How genetic diseases are inherited

Genetic disorders are exactly what they sound like: diseases caused by a genetic mutation. When these diseases are inherited (and not as a result of a random mutation), this means that they are passed to the child from one or both parents according to certain inheritance patterns.

These patterns are determined by the gene involved, the presence of a gene in one or both parents, the chromosome on which it is found and other factors, the presence of a mutation does not always mean the disease it is associated with. For example, Huntington's disease , breast cancer, and autoimmune diseases are associated with certain genes, but the person who inherits them does not necessarily develop these conditions.

On the other hand, some genetic mutations, such as those associated with hemophilia , will always present with disease. Additionally, environment can influence the severity of a genetic mutation, which explains why, in some cases, family members with the same genetic mutation may carry the inherited disease differently .

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Inheritance patterns

Various inheritance patterns are attributed to the Austrian scientist Gregor Mendel, who discovered them while working with garden pea hybrids in the 19th century. Mendel is sometimes called the father of modern genetics; similarly, the inheritance patterns of single gene diseases are often described as Mendelian .

According to Mendel's work, there are five different patterns of inheritance: autosomal dominant, autosomal recessive, X-linked dominant, X-linked recessive, and mitochondrial.

The likelihood that a person inherits a genetic disorder depends on two main factors:

  • Whether one copy of the mutated gene (from one parent) or two copies (one from both parents) is passed on
  • Whether the mutation is on one of the sex chromosomes (X or Y) or on one of the other 22 pairs of non-sex chromosomes (called autosomes)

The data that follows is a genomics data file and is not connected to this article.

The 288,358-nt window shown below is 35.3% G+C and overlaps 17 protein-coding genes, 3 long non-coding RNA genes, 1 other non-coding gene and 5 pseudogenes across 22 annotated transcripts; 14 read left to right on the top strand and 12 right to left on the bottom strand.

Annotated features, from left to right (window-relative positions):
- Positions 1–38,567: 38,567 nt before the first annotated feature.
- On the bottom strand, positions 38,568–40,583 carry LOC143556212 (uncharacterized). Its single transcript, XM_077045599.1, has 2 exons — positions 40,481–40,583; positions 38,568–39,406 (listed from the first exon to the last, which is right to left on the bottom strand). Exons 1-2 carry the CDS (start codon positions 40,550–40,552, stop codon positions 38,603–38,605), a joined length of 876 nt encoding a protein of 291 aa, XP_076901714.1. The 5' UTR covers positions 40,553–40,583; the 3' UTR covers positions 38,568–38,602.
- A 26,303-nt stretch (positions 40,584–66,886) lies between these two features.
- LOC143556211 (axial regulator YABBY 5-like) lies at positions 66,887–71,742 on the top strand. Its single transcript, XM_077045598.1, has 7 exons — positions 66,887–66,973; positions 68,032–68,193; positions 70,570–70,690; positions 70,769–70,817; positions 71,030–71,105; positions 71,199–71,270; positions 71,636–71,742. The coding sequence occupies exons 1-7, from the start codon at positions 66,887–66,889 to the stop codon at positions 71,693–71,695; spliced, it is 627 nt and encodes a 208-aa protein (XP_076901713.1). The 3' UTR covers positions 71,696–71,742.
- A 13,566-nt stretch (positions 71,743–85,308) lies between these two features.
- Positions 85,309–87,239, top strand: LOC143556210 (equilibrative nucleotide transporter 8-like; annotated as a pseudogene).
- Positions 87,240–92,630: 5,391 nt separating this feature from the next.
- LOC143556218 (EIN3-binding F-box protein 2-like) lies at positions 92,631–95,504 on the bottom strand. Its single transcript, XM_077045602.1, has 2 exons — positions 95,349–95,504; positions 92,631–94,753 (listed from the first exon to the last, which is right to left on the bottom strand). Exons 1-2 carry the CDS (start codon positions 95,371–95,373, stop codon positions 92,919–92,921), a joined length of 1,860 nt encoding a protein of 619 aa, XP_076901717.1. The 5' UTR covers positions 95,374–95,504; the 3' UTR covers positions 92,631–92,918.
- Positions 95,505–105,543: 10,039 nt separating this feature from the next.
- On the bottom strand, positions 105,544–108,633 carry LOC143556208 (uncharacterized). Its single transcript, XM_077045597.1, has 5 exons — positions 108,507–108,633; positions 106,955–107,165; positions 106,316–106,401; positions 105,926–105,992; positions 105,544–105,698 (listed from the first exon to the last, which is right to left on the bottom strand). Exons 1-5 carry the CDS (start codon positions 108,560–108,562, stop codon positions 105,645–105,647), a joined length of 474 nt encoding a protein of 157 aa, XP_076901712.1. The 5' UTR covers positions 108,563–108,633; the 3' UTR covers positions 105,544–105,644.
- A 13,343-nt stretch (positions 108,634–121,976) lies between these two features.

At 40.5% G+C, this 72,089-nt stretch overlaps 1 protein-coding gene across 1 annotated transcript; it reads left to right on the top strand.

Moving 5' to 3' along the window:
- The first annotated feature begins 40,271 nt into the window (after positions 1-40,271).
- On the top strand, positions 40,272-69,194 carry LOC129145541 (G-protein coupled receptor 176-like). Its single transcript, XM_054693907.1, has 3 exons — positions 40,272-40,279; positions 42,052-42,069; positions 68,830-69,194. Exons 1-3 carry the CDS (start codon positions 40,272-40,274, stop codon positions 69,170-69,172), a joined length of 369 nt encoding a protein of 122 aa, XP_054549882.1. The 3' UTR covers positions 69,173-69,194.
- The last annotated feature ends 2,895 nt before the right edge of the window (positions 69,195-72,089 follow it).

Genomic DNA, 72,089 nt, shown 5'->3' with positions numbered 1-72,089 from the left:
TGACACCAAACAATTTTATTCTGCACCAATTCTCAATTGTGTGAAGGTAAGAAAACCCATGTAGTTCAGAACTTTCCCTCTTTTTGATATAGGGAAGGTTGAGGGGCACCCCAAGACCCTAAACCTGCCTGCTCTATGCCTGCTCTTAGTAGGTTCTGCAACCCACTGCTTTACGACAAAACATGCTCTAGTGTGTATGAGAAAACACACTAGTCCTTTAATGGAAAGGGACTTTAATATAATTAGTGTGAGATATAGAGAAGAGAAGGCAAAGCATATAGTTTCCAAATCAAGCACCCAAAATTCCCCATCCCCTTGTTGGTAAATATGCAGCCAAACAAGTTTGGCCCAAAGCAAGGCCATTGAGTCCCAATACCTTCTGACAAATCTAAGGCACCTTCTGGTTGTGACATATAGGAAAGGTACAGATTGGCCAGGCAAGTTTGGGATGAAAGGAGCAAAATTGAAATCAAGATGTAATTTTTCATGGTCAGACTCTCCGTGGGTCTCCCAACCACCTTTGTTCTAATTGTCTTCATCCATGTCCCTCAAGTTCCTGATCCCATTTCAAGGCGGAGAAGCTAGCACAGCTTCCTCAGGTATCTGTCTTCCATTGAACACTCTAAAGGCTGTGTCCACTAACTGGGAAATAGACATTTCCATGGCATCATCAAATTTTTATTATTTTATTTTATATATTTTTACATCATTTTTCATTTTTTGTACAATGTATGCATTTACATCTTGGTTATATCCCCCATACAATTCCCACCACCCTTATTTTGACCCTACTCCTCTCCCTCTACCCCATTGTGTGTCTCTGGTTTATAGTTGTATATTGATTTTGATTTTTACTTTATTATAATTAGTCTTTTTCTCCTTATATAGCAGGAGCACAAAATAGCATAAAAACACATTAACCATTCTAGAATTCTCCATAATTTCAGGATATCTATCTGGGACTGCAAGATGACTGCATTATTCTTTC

Autosomal dominant

In autosomal dominant disorders, only one copy of the mutated gene is needed, and men and women are equally likely to be affected. Children whose parents have an autosomal dominant disorder have a 50% risk of inheriting the disorder. However, sometimes these disorders are the result of a new mutation and occur in people with no family history. Examples of autosomal dominant disorders include Huntington's disease and Marfan syndrome.

Autosomal recessive

In autosomal recessive diseases, both copies of the mutated gene are present, one from each parent. The bearer will be a person who has only one copy. Carriers will not have any signs or symptoms of the disease. However, they can pass the mutation on to their children.

If in families in which both parents are carriers of the mutation of an autosomal recessive disease, the probability that the children have this disease is as follows :

  • 25% risk of inheriting both mutations and contracting the disease
  • 50% risk of inheriting just one copy and becoming a carrier
  • 25% risk of not inheriting the mutation at all

Examples of autosomal recessive diseases include cystic fibrosis , sickle cell anemia, Tay-Sachs disease, and phenylketonuria (PKU).